THIS very interesting grammar question was e-mailed to me recently by a senior citizen and triathlon enthusiast who calls himself Tritorns:
“I am a practicing lawyer. I have read many court decisions that alternately use the word ‘memorandum’ or ‘memoranda’ in the following sentence: ‘All the parties are ordered to submit their respective memorandum or memoranda.’ My question is: Which is more grammatical, ‘memorandum’ or ‘memoranda’?”
My reply to Tritorns:
The grammatically correct usage for that sentence is the plural “memoranda.” Here’s why: The adjective “respective” means particular or separate, so when it modifies a noun, that noun must consist of two or more of the kind to match this plural sense.
It’s therefore grammatically faulty for the singular “memorandum” to be preceded by “respective.” On the other hand, the plural “memoranda” and its plural variant “memorandums” can both be premodified by “respective.”
To be grammatically aboveboard, therefore, lawyers should write: “All the parties are ordered to submit their respective memoranda” or “All the parties are ordered to submit their respective memorandums.” I’ll go as far as saying that if the many court decisions you’ve read consistently used the singular “memorandum” premodified by “respective,” the justices or judges who wrote them had been grammatically wrong all these years.
Still on the subject of faulty modification, a member of Jose Carillo’s English Forum who goes by the username Miss Mae asked this question:
“I wanted to find out if all of the four members of a Filipino band in our place are single men because they named themselves ‘Sons of ______,’ so I asked the band leader, ‘Are all the members only sons?’ He replied that he’s the only son in their group, and that the other three have siblings.
“Should I have asked ‘Are all the members sons only?’ so the band leader wouldn’t have misunderstood me?”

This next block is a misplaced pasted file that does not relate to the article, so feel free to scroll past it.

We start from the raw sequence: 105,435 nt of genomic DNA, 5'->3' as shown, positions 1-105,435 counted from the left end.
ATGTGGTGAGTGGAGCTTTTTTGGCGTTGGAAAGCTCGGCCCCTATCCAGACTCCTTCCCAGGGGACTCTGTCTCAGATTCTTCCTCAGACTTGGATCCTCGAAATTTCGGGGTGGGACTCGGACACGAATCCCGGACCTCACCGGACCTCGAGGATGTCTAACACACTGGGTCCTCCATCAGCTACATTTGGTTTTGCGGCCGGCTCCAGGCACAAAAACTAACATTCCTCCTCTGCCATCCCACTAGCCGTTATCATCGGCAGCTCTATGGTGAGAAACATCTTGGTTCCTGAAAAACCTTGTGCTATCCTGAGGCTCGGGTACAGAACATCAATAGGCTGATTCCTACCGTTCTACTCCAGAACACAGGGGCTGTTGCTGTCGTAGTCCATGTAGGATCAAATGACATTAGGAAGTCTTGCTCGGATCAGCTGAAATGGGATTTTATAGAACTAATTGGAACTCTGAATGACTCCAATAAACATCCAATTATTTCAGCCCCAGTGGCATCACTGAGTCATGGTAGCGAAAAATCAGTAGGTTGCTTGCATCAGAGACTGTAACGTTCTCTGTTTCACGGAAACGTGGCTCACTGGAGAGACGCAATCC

My reply to Miss Mae:
From how you relate your conversation with that band leader, you did ask the right question, “Are all the members only sons?” and he answered you correctly if indeed he said something to this effect, “I’m the only son in our group; the other three have siblings.”
The problem is that when you asked your question, you presumed that by naming their band “Sons of _____,” they meant to say that they are “all only sons”—in Tagalog “lahat kaisang-isang anak na lalaki sa pamilya”—when, from all indications, they actually meant they were all sons of whatever occupational word it is that completes the phrase “Sons of ____,” like, say, “Sons of OFWs” or “Sons of Great Sailors.”
This is why I’m almost sure that the band leader understood you perfectly and gave you a perfectly clear, unambiguous answer. It was the frame of mind you brought to the exchange that was logically faulty, and that having been the case, you wouldn’t have appreciated the correctness of the band leader’s answer even if you had asked the alternative question that you suggested, “Are all the members sons only?” (which, by the way, is syntactically flawed and even more confusing).
Neither you nor the band leader was at fault in that faux pas, though. Both of you are just victims of the treacherousness of the word “only” as the ultimate floating quantifier, capable of creating so much ambiguity and semantic mischief if we are not careful in using or positioning it in our statements. Our only defense against this ambiguity and semantic mischief is what linguists call disambiguating qualifiers, or additional statements designed to clarify our meaning and eliminate ambiguity.
Check out the prescriptions and caveats discussed in my essay, “How to avoid semantic bedlam in the usage of the word ‘only’,” as posted in the Forum (http://tinyurl.com/m7qbznd). They should enable you to navigate “only” confidently in your written and spoken English.
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